Starring: Hugh Jackman (Prisoners), James McAvoy (Wanted), Michael Fassbender (12 Years A Slave), Jennifer Lawrence (The Hunger Games), Nicholas Hoult (Jack the Giant Slayer), Peter Dinklage (Game of Thrones), Patrick Stewart (Star Trek: The Next Generation), Ian McKellen (The Lord of the Rings)
Director: Bryan Singer (The Usual Suspects)
Writer: Simon Kinberg (X-Men: The Last Stand)
Runtime: 2 hours 11 minutes
Release Date: 22 May (UK), 23 May (US)
The X-Men film franchise has had its ups and downs over the past 14 years, with quality ranging from some of the best comic book movies out there to some of the worst. If only there was a way to fix all of these issues, getting rid of the plot holes and misconceived storylines that the lesser films have given us. Or is there? Bryan Singer, the man who started it all, has come back to the series to tie together two timelines and adapt one of the most beloved storylines from the comics in Days of Future Past. With such enormous hype and insurmountable goals, can this seventh instalment be as good as it possibly sounds?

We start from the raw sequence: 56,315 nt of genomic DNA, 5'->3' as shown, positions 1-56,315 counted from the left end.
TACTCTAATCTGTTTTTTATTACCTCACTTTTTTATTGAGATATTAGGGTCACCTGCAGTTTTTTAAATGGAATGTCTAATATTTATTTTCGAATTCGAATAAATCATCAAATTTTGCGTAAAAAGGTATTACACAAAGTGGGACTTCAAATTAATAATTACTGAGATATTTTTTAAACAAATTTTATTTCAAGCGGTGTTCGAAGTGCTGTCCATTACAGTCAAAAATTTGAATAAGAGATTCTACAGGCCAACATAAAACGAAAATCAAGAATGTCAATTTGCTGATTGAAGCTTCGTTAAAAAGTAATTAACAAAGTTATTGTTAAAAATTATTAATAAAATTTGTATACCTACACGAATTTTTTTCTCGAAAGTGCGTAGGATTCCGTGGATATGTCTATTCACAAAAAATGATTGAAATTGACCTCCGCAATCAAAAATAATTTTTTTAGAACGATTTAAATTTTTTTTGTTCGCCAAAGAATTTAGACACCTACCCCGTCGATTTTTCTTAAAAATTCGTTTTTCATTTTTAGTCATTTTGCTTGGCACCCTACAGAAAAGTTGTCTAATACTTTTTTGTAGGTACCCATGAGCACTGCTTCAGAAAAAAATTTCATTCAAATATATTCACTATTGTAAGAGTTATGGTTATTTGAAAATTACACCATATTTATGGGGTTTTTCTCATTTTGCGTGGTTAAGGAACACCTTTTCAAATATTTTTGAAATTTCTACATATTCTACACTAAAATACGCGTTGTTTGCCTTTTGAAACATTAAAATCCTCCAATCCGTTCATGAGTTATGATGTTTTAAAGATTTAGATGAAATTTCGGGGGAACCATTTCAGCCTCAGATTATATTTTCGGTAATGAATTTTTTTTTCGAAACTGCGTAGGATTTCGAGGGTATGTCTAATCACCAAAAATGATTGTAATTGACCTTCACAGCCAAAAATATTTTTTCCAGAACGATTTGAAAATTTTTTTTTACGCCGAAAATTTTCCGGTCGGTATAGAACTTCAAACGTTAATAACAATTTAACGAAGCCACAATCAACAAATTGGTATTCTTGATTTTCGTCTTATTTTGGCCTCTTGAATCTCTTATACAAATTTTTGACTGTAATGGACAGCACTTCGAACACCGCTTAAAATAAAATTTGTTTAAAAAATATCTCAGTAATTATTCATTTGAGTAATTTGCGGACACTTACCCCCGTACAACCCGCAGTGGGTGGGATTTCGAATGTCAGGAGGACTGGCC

Having read the original “Days of Future Past” storyline, I can say the film’s plot is certainly not a direct adaptation but does take a lot of the key elements as well as the spirit of the tale; comparable to how X2 was a loose adaptation of “God Loves, Man Kills”. But as a story on its own, it works tremendously well. The time travel element is a welcome addition to the X-Men flavour and it never feels like a cheap gimmick, evoking both The Terminator and Back to the Future in execution and style. The film is packed to the brim but it never feels overstuffed or weighty like some comic book movies do, and the pacing is so air-tight that it both breezes you through the story and leaves you wanting more (in a good way). I only have two minor gripes with the plot. Firstly, I felt the balance between the two timelines was a little imbalanced. Once Wolverine (Jackman) travels back, it’s a long time before we see the future cast again and they unfortunately don’t get as much to do. What we do get is great, but I would have loved to see maybe just a few more character moments or another action scene with them. And secondly, the method of time travel isn’t really explained too well: Kitty Pryde (Elliot Page) has suddenly gained the power to send people’s consciousnesses back in time with nary an explanation. They could have maybe put a few lines in to explain this, but they don’t and it bugged me a bit; it felt like little more than an excuse to keep Kitty an important part of the plot (as in the original story, she was the one who got sent back in time). But besides these niggles, Days of Future Past is a rollicking good time and one of the better stories from the X-Men series, especially with its sentimental ending that could easily move devout fans to tears (it nearly did fore me). By the way, there is an after credits scene, but unless you’re a serious comic nut you are going to have no idea what it means (perhaps even more confusing to the uninitiated than Thanos’ appearance in The Avengers).